Youth workers will be placed in Lewisham and Woolwich hospitals for the first time as part of a £4 million bid by Sadiq Khan to tackle youth violence.

The Mayor believes there is a “teachable moment” when young people are admitted to hospital with minor injuries from fights, and youth workers can help to prevent more serious attacks in future.

Targetting areas where youngsters are at the highest risk of violence, workers will be based for the first time at Newham General Hospital, The Queen Elizabeth Hospital in Woolwich, Croydon University Hospital, University Hospital Lewisham and Haringey and Islington’s Whittington Hospital.

Speaking at North Middlesex A&E, the Mayor said: “It is a tragedy that our city is being robbed of young people with so much potential and it is vital we do all we can to help them move away from a life of violence.

“Embedding youth workers in hospitals has already made a profound difference to the lives of some of the most vulnerable young Londoners, reaching them at a crucial junction in their lives and helping them choose a different path away from violence.

“This is why I am investing record amounts to significantly expand this work and introduce specialist youth workers to more A&E departments.”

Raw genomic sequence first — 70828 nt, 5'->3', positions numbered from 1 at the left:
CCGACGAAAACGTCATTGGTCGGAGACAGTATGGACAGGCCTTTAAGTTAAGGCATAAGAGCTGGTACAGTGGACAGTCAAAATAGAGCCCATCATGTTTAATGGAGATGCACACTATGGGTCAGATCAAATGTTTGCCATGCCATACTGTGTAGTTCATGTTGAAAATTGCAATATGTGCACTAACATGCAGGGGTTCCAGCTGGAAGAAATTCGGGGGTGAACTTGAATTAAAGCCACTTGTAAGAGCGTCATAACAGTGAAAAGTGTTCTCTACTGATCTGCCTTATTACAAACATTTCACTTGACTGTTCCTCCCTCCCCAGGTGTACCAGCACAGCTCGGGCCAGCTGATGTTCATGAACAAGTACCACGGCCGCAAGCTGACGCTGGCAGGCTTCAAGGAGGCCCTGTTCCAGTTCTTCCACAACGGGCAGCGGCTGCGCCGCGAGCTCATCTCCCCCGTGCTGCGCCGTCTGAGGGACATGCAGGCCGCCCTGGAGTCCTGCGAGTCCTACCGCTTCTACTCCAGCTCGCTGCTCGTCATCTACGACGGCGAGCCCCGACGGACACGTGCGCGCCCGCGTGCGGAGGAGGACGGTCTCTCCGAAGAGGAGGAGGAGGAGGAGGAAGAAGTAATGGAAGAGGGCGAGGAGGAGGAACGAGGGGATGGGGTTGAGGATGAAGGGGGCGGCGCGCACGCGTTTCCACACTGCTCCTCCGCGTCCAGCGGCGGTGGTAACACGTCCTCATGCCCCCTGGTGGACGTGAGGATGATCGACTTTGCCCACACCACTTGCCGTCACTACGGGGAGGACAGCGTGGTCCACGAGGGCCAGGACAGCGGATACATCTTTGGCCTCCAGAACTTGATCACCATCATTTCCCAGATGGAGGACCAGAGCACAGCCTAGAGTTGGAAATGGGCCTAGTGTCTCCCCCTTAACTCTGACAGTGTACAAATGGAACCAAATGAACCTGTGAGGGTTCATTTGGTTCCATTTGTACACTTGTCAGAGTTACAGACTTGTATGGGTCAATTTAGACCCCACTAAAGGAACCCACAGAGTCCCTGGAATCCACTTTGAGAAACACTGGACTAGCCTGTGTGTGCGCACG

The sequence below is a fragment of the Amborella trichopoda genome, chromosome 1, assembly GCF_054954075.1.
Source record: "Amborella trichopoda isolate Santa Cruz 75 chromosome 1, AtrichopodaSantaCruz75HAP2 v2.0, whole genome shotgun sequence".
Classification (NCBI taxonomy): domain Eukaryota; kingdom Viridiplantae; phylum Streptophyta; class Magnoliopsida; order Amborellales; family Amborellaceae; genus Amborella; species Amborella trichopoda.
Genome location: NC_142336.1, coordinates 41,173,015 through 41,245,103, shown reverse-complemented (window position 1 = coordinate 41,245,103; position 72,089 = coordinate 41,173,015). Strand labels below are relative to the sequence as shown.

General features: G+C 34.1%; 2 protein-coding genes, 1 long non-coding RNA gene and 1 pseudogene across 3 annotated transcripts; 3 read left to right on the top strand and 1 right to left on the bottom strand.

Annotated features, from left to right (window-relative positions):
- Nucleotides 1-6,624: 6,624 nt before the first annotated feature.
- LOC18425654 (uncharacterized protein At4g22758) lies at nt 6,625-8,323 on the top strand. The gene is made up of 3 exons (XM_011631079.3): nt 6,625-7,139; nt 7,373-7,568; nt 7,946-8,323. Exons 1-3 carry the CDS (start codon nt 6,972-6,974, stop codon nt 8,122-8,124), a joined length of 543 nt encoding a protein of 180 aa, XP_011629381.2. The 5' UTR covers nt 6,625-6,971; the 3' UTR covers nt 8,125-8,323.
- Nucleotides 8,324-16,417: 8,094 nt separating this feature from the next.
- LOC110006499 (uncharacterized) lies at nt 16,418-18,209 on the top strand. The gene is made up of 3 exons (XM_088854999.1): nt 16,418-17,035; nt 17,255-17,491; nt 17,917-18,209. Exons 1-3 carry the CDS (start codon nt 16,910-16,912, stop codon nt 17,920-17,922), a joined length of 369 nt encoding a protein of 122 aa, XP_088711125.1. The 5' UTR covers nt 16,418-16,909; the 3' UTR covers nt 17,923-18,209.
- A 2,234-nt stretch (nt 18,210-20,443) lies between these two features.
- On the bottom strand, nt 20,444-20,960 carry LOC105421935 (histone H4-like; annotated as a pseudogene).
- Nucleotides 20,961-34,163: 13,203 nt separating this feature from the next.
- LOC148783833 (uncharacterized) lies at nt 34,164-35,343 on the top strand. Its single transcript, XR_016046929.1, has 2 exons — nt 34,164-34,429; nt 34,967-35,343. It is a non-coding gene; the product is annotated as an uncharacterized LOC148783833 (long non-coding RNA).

A twenty-year-old man was killed in Bexley just over a week ago, and a Dartford teen was stabbed to death in Camberwell days before.

More than 20 young people have been killed in the capital in 2019 – and there were almost 8,000 victims of serious youth violence last year, according to police data.

The Mayor will also fund a 25 per cent increase in youth workers at London’s four Major Trauma Centres – King’s College Hospital in Camberwell, Royal London in Whitechapel, St George’s in Tooting, and St Mary’s in Paddington.

Last year, youth workers in hospitals identified more than 1,000 young people at risk – 432 accepted help from youth workers, including 52 children not previously known to support services.

The Mayor said his new funding would help stem the violence on London’s streets, as part of his public health approach.